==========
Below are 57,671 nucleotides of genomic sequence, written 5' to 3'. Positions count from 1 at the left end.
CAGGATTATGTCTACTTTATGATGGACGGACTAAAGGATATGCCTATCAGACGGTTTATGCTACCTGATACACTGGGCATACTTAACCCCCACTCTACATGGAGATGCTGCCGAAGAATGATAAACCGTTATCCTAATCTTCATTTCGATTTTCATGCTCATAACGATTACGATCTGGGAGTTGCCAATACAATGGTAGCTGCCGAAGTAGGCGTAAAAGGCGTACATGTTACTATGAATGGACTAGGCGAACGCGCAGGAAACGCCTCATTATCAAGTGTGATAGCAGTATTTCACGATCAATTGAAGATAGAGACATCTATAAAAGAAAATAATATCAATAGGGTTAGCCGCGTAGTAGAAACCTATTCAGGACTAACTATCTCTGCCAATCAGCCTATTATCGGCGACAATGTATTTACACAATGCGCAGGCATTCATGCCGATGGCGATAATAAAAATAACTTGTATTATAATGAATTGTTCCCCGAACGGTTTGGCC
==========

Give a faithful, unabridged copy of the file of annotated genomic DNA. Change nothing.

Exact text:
Below are 57,671 nucleotides of genomic sequence, written 5' to 3'. Positions count from 1 at the left end.
CAGGATTATGTCTACTTTATGATGGACGGACTAAAGGATATGCCTATCAGACGGTTTATGCTACCTGATACACTGGGCATACTTAACCCCCACTCTACATGGAGATGCTGCCGAAGAATGATAAACCGTTATCCTAATCTTCATTTCGATTTTCATGCTCATAACGATTACGATCTGGGAGTTGCCAATACAATGGTAGCTGCCGAAGTAGGCGTAAAAGGCGTACATGTTACTATGAATGGACTAGGCGAACGCGCAGGAAACGCCTCATTATCAAGTGTGATAGCAGTATTTCACGATCAATTGAAGATAGAGACATCTATAAAAGAAAATAATATCAATAGGGTTAGCCGCGTAGTAGAAACCTATTCAGGACTAACTATCTCTGCCAATCAGCCTATTATCGGCGACAATGTATTTACACAATGCGCAGGCATTCATGCCGATGGCGATAATAAAAATAACTTGTATTATAATGAATTGTTCCCCGAACGGTTTGGCC